Findings:
  • People who routinely slept five hours a night had a 14.9% higher level of ghrelin and a 15.5% lower level of leptin than those who slept eight hours.
  • Those who regularly slept less than 7.7 hours had a slightly higher body mass index (BMI).

Research at Columbia University using government data on 6,115 people to compare sleep patterns and obesity found that people who sleep two to four hours a night are 73% more likely to be obese than those who get seven to nine hours. Those who get five or more hours of sleep a night are 50% more likely to be obese than normal sleepers. Those who sleep six hours are 23% more likely to be obese. And those who get 10 or more hours are 11% less likely to be obese.

Watch Your Sleep, Watch Your Weight

An article by Kelley Colihan in WebMD Health News states that researchers at Laval University in Quebec looked at 276 people for six years who were part of a larger Canadian study. Their sleep duration studies show the following findings:

  • Over six years, short sleepers (5-6 hours nightly) were 35% more likely to gain 11 pounds than average-duration sleepers.
  • Over the same time period, long sleepers (9-10 hours) were 25% more likely to gain 11 pounds than average-duration sleepers.
  • Short sleepers gained 58% more around their waists and 124% more body fat than the average sleeper (7-8 hours).

The American Academy of Sleep Medicine recommends that adults sleep between seven and eight hours a night. Study researcher Jean-Philippe Chaput of Laval University says people in the United States are losing sleep, with Americans sleeping one and a half to two hours less a night than we did 40 years ago.

Previous studies have shown similar findings linking a lack of sleep to creeping obesity. Researchers say this new study adds to a growing body of evidence showing a sleep connection to weight gain involving fluctuating hormone levels. According to the American Academy of Sleep Medicine, nearly a third of adults say they sleep less than six hours a night.

SLEEP DEPRIVATION CAUSES WEIGHT GAIN

The body is also stressed if it doesn't get enough rest. Sleep is another important part of the weight loss equation. If you aren't getting enough sleep, your body won't process glucose as well. Lack of sleep also raises cortisol levels. Sleep deprivation makes it more difficult to lose weight. A study by Eve Van Cauter at the University of Chicago showed that metabolism was slowed in people who were sleep deprived.

The study also showed that it was reversible with adequate sleep. The simple fix is to schedule the same amount of sleep every night. Find ways to relax before bed to maximize the number of hours you sleep each night

SLEEP DEPRIVATION IMPAIRS GLUCOSE TOLERANCE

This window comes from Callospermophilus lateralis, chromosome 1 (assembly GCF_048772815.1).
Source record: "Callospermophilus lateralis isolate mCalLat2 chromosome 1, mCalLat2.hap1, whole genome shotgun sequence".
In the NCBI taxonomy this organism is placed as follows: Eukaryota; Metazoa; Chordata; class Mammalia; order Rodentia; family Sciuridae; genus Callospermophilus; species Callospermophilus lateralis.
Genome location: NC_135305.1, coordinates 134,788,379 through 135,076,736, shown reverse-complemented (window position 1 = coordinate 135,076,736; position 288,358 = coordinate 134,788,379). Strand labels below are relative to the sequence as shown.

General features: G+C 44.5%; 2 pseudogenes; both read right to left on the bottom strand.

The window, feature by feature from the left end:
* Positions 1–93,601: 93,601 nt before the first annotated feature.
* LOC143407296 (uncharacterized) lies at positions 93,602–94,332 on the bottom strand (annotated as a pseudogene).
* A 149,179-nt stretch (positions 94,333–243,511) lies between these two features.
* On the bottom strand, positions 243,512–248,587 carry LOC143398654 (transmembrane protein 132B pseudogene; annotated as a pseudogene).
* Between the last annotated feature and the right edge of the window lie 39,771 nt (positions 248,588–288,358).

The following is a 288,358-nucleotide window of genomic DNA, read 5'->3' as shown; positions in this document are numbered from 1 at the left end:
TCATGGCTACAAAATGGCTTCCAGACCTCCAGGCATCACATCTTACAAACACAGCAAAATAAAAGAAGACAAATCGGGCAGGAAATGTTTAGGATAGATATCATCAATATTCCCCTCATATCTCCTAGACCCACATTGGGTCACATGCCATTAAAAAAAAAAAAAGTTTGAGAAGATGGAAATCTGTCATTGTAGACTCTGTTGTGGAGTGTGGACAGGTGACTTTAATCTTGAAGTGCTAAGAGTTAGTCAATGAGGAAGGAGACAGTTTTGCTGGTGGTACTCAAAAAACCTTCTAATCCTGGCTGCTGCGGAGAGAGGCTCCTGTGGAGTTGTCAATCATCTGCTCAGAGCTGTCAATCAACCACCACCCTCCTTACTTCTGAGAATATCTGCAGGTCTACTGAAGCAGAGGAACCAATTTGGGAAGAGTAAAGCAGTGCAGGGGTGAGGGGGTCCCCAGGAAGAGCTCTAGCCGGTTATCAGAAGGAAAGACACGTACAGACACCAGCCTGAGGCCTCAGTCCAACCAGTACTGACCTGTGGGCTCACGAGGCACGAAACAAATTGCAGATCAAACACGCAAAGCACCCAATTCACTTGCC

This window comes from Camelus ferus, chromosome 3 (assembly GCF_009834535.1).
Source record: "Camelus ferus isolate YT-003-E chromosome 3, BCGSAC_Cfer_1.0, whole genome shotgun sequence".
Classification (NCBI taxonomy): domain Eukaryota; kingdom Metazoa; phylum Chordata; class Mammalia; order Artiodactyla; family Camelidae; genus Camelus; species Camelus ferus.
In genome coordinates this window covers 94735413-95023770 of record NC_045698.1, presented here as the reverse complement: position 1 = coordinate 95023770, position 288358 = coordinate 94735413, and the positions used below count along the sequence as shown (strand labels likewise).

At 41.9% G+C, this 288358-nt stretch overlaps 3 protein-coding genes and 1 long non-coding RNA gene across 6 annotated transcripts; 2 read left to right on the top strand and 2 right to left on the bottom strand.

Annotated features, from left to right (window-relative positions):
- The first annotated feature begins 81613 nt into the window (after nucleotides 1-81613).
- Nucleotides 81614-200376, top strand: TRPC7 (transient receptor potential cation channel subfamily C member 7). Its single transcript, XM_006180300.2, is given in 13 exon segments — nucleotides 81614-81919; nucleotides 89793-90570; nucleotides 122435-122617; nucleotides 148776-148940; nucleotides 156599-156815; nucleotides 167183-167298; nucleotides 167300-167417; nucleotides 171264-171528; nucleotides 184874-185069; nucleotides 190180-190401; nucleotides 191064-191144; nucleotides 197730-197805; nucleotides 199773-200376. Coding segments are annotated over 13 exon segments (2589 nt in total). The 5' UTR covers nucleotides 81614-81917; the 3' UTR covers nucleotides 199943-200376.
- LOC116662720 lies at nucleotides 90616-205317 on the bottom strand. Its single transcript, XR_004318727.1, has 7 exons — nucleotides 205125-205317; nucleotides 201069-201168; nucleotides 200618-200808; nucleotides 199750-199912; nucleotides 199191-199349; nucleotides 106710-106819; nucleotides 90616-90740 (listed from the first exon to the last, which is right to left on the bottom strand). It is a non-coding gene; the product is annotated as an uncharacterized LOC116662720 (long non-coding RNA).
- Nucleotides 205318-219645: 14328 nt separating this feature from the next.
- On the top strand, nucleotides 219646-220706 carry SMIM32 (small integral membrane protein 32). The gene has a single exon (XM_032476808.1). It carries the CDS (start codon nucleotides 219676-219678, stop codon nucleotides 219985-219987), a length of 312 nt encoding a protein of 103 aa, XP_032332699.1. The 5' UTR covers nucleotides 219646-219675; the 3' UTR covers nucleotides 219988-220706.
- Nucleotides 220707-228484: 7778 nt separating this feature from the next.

Recent research by Eve Van Cauter, Ph.D., et al., also indicates that sleep loss may adversely affect glucose tolerance and involve an increased risk of Type II diabetes. In young, healthy subjects who were studied after 6 days of sleep restriction (4 hours in bed) and after full sleep recovery, the levels of blood glucose after breakfast were higher in the state of sleep debt despite normal or even slightly elevated insulin responses.

These findings were confirmed by the results of intravenous glucose tolerance testing. The rate of disappearance of glucose post injection – a quantitative measure of glucose tolerance – was nearly 40% slower in the sleep-debt condition, and the acute insulin response to glucose was reduced by 30%. Van Cauter’s research showed that less than 1 week of sleep restriction can result in a pre-diabetic state in young, healthy subjects. Multiple mechanisms are likely to mediate the adverse effects of sleep curtailment on parameters of glucose tolerance, including decreased cerebral glucose utilization, increases in sympathetic nervous system activity and abnormalities in the pattern of release of the counterregulatory hormones cortisol and GH.

Dreams of Good Sleep

Here are some tips for getting good sleep from the American Academy of Sleep Medicine:

  • Follow a consistent bedtime routine.
  • Establish a relaxing setting at bedtime.
  • Get a full night's sleep every night.
  • Avoid caffeine or any other stimulants before bedtime.
  • Be worry-free at bedtime.
  • Don't go to bed hungry or too full.
  • Avoid rigorous exercise within six hours of your bedtime.
  • Make your bedroom quiet, dark and a little cool.
  • Get up at the same time every morning.
CONCLUSION

Clearly, sleep is not only for the brain, but also for the rest of the body. Recent evidence suggests that sleep loss, a highly prevalent – and often strongly encouraged – condition in modern society could be a risk factor for major chronic diseases, including obesity and diabetes. Taking steps to ensure a good night’s sleep each night is key to maintaining proper body function and avoiding unhealthy weight gain. Scheduling your nightly time in bed will help to avoid any disruptions in sleep. And adding cliniCAL’s PM Formula to your daily regimen will ensure that you will sleep better for better recovery and improvement in weight management, plus awaken every day feeling rejuvenated, refreshed and ready to take on the world!